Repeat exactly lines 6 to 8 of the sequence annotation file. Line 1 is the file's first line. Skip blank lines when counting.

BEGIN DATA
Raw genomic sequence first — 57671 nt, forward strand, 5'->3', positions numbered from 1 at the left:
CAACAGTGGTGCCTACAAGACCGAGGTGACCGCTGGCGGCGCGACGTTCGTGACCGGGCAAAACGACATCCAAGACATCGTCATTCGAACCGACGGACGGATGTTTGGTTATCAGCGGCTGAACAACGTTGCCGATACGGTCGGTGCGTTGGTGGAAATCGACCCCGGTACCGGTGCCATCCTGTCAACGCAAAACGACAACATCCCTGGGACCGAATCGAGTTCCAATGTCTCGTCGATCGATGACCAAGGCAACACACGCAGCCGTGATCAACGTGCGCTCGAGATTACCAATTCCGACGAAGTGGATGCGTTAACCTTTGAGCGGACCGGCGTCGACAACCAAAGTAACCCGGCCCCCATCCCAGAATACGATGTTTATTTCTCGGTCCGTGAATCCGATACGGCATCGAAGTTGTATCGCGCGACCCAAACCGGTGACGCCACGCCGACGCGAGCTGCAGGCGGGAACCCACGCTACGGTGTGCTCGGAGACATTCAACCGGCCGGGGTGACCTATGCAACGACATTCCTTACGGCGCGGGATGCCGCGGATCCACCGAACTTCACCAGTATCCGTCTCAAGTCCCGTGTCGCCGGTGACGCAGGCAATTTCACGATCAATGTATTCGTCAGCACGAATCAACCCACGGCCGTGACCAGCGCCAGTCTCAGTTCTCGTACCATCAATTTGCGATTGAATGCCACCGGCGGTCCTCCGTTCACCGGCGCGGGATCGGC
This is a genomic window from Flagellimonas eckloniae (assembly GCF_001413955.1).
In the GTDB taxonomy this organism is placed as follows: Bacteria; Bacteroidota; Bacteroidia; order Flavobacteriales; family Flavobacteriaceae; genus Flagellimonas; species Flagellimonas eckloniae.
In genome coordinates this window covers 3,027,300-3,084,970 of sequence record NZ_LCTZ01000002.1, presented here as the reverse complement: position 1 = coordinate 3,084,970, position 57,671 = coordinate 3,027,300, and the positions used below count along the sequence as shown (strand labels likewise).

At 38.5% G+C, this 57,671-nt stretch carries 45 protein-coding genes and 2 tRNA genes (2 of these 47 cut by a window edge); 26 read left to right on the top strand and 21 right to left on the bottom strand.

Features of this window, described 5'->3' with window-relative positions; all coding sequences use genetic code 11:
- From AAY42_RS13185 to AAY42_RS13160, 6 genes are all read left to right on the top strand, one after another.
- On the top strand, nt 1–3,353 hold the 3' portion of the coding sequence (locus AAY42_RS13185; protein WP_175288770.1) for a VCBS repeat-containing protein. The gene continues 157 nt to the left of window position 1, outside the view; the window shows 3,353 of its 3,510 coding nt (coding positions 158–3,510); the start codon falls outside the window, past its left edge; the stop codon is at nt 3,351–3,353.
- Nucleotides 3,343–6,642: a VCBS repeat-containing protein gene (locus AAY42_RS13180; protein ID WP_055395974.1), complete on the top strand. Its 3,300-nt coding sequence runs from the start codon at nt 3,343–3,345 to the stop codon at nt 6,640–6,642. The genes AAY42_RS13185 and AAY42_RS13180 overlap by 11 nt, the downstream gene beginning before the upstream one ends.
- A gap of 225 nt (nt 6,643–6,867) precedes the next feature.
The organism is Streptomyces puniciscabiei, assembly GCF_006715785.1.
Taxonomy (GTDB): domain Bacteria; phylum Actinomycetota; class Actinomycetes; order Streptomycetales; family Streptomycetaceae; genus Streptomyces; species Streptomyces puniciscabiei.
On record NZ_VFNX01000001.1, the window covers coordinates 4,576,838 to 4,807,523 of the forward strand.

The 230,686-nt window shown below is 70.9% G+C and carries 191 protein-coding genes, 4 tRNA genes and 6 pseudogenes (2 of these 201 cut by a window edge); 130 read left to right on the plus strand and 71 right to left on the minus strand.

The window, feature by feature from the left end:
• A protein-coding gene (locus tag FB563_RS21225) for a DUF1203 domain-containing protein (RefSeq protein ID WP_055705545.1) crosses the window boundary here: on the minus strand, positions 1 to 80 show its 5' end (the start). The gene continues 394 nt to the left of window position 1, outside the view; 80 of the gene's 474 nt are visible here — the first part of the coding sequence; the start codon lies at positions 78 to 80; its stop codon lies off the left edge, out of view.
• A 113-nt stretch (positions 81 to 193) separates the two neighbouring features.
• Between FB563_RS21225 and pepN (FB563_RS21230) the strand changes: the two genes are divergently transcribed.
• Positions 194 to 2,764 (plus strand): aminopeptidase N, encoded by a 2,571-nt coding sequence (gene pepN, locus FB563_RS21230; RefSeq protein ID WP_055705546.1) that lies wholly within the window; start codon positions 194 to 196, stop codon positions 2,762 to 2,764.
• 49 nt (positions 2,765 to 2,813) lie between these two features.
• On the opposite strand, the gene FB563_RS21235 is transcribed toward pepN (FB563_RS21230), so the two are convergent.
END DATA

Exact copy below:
At 38.5% G+C, this 57,671-nt stretch carries 45 protein-coding genes and 2 tRNA genes (2 of these 47 cut by a window edge); 26 read left to right on the top strand and 21 right to left on the bottom strand.

Features of this window, described 5'->3' with window-relative positions; all coding sequences use genetic code 11:
- From AAY42_RS13185 to AAY42_RS13160, 6 genes are all read left to right on the top strand, one after another.